Her bio says that Justine Wiltshire Cohen once was a yoga teacher at the US Supreme Court. That, I would like to hear more about! Now she owns a yoga studio in the Boston area. In "What happened to yoga?" (Boston Globe), she compares yoga to law school, saying "that studying yoga was harder than law: 'I didn’t cry in law school.'"
These days she is expressing concern about what yoga has become.
“Everyone is afraid to talk about the white elephant in the yoga room,’’ said Justine ... . She has invited [Natasha] Rizopoulos and three other nationally-known Boston-based yoga teachers — Barbara Benagh, Patricia Walden, and Peentz Dubble — to teach at her new studio. Some of them will participate in a “summit’’ on Sunday to discuss the future of yoga in America. Yoga, she said, is supposed to be “an art passed down from teacher to student.’’ It’s meant to calm the fluctuations of the mind. It advocates ahimsa, which means “do no harm;’’ and aparigraha or non-possessiveness.
“Humility is the whole point,’’ said Wiltshire Cohen ... .
But humility, they say, is becoming less and less the point these days. “My worry is that . . . what we do in the yoga room is becoming the same as what we do outside the yoga room,’’ said Rizopoulos, a former ballet dancer who studied yoga in India. “Which is behaving like lunatics.’’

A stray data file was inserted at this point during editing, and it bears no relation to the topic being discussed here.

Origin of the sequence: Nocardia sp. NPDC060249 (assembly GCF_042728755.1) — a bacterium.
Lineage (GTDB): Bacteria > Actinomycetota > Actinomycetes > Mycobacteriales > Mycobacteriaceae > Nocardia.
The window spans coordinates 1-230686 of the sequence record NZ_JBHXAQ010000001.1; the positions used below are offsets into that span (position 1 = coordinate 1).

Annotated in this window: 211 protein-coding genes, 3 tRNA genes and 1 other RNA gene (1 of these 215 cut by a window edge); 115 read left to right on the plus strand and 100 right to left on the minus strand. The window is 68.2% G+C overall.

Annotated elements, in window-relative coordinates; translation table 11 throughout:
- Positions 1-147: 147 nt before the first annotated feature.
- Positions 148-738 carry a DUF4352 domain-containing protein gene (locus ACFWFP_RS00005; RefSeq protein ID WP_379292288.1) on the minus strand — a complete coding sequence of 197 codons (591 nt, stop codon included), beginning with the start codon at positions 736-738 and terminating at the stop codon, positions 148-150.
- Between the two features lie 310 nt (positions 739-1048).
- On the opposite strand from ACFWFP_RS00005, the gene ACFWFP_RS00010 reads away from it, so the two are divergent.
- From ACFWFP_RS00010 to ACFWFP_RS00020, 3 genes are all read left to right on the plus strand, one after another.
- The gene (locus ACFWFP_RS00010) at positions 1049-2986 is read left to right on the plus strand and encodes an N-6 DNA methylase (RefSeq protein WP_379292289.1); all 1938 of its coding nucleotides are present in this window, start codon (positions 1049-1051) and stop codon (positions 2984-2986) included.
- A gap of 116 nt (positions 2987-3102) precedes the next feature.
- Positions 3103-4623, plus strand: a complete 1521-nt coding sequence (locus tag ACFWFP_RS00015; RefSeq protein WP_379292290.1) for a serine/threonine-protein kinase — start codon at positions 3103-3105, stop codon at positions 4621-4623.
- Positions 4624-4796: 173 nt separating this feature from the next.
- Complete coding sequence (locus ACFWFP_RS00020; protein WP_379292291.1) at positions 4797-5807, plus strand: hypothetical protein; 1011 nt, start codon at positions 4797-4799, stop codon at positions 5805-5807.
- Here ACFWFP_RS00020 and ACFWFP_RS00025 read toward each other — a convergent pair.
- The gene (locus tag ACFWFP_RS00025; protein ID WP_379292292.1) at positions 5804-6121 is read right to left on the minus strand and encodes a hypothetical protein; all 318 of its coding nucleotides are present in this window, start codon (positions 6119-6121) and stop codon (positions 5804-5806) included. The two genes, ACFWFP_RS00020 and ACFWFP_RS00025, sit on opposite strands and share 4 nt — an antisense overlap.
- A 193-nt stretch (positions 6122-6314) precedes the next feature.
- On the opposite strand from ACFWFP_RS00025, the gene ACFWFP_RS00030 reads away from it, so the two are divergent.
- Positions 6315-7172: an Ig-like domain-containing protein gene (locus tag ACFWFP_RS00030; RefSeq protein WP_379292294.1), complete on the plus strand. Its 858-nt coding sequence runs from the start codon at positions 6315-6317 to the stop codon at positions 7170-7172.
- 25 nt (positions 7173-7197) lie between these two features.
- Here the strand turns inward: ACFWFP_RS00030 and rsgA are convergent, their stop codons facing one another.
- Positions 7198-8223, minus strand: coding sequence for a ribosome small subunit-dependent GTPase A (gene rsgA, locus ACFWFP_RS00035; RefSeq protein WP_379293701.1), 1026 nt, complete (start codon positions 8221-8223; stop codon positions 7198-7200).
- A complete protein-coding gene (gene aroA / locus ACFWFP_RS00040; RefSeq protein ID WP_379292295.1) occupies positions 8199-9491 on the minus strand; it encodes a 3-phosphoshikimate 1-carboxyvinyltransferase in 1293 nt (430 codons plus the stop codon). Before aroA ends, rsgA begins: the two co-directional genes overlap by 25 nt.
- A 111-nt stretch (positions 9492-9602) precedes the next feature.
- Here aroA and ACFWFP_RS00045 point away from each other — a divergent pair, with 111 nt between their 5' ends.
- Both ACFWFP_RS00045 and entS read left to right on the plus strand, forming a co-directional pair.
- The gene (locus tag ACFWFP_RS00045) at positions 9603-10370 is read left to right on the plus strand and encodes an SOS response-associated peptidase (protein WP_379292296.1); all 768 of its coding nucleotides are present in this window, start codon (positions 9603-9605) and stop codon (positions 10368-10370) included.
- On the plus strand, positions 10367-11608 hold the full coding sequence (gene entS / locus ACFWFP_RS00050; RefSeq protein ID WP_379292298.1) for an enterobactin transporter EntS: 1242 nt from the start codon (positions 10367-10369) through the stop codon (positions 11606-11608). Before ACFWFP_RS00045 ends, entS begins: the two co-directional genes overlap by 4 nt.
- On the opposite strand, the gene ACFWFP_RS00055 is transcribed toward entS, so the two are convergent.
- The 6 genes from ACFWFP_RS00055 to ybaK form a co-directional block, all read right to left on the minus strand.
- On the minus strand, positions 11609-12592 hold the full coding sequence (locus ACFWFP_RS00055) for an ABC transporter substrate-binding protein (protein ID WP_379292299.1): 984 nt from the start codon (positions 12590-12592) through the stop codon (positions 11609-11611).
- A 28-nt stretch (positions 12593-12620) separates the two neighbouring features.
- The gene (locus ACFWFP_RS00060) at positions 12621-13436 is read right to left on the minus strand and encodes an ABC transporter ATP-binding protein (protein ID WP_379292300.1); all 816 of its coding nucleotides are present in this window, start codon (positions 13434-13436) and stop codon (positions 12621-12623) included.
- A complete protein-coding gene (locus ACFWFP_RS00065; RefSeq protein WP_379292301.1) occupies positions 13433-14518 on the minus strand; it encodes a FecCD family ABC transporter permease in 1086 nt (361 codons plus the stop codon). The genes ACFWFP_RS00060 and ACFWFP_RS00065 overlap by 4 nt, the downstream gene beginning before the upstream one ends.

Wiltshire Cohen makes her philosophy very clear on her Web site. After reading this incident, I think there is reason for her concern, as well as that of other teachers devoted to yoga. Rizopoulos describes a class she recently taught for experienced students wanting to become instructors.
She led them through three rigorous hours of postures and a long meditation, and discussed the philosophy of yoga, explaining the transformative power of physical practice that helps train the mind to be fully present.
But as she expounded on the benefits of yogic principles, two students in the class didn’t quite grasp the idea of spiritual enlightenment. Sitting cross-legged, they were busy firing off text messages.
“It was astonishing,’’ said Rizopoulos. “And this was a self-selecting, serious group.’’
Note (added October 17, 2010): Click for a related post: Another lawyer turned yogi: The last one I posted about probably would not appreciate this one.